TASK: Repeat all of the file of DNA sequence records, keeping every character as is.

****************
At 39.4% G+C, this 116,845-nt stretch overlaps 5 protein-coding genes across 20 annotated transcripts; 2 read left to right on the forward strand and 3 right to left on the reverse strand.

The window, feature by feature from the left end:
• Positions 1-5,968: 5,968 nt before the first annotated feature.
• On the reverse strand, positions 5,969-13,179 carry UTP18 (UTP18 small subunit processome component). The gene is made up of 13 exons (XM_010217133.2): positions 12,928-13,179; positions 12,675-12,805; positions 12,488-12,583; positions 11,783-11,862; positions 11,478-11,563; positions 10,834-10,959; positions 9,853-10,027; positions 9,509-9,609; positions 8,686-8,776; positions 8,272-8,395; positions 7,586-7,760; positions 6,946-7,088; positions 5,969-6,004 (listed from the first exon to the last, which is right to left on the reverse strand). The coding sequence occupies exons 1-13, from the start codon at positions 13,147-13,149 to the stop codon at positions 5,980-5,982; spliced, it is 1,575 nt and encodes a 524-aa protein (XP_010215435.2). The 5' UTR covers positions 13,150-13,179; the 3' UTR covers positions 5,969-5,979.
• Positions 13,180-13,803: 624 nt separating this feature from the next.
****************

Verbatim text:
At 39.4% G+C, this 116,845-nt stretch overlaps 5 protein-coding genes across 20 annotated transcripts; 2 read left to right on the forward strand and 3 right to left on the reverse strand.

The window, feature by feature from the left end:
• Positions 1-5,968: 5,968 nt before the first annotated feature.
• On the reverse strand, positions 5,969-13,179 carry UTP18 (UTP18 small subunit processome component). The gene is made up of 13 exons (XM_010217133.2): positions 12,928-13,179; positions 12,675-12,805; positions 12,488-12,583; positions 11,783-11,862; positions 11,478-11,563; positions 10,834-10,959; positions 9,853-10,027; positions 9,509-9,609; positions 8,686-8,776; positions 8,272-8,395; positions 7,586-7,760; positions 6,946-7,088; positions 5,969-6,004 (listed from the first exon to the last, which is right to left on the reverse strand). The coding sequence occupies exons 1-13, from the start codon at positions 13,147-13,149 to the stop codon at positions 5,980-5,982; spliced, it is 1,575 nt and encodes a 524-aa protein (XP_010215435.2). The 5' UTR covers positions 13,150-13,179; the 3' UTR covers positions 5,969-5,979.
• Positions 13,180-13,803: 624 nt separating this feature from the next.